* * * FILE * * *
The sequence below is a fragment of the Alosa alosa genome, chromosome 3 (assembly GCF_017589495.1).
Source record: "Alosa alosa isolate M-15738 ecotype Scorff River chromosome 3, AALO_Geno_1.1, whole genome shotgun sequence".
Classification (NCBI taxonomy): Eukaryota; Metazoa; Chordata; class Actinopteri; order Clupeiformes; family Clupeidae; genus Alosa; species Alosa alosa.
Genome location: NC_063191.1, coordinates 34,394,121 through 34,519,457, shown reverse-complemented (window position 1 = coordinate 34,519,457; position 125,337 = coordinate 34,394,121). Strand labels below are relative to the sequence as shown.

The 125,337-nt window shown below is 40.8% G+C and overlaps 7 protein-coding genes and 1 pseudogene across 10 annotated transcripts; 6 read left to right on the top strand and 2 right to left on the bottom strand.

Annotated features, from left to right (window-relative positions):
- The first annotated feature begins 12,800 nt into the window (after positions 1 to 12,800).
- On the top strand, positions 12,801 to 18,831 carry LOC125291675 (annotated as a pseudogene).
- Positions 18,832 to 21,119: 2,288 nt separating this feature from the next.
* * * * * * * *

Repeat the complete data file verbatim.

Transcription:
The sequence below is a fragment of the Alosa alosa genome, chromosome 3 (assembly GCF_017589495.1).
Source record: "Alosa alosa isolate M-15738 ecotype Scorff River chromosome 3, AALO_Geno_1.1, whole genome shotgun sequence".
Classification (NCBI taxonomy): Eukaryota; Metazoa; Chordata; class Actinopteri; order Clupeiformes; family Clupeidae; genus Alosa; species Alosa alosa.
Genome location: NC_063191.1, coordinates 34,394,121 through 34,519,457, shown reverse-complemented (window position 1 = coordinate 34,519,457; position 125,337 = coordinate 34,394,121). Strand labels below are relative to the sequence as shown.

The 125,337-nt window shown below is 40.8% G+C and overlaps 7 protein-coding genes and 1 pseudogene across 10 annotated transcripts; 6 read left to right on the top strand and 2 right to left on the bottom strand.

Annotated features, from left to right (window-relative positions):
- The first annotated feature begins 12,800 nt into the window (after positions 1 to 12,800).
- On the top strand, positions 12,801 to 18,831 carry LOC125291675 (annotated as a pseudogene).
- Positions 18,832 to 21,119: 2,288 nt separating this feature from the next.